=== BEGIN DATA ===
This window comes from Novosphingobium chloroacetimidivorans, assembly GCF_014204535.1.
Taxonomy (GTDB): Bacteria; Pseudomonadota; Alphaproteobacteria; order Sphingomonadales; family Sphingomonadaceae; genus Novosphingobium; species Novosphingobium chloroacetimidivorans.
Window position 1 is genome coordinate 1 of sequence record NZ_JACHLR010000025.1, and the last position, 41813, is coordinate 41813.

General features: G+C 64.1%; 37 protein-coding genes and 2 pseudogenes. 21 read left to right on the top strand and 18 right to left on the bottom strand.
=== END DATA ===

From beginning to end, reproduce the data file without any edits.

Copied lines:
This window comes from Novosphingobium chloroacetimidivorans, assembly GCF_014204535.1.
Taxonomy (GTDB): Bacteria; Pseudomonadota; Alphaproteobacteria; order Sphingomonadales; family Sphingomonadaceae; genus Novosphingobium; species Novosphingobium chloroacetimidivorans.
Window position 1 is genome coordinate 1 of sequence record NZ_JACHLR010000025.1, and the last position, 41813, is coordinate 41813.

General features: G+C 64.1%; 37 protein-coding genes and 2 pseudogenes. 21 read left to right on the top strand and 18 right to left on the bottom strand.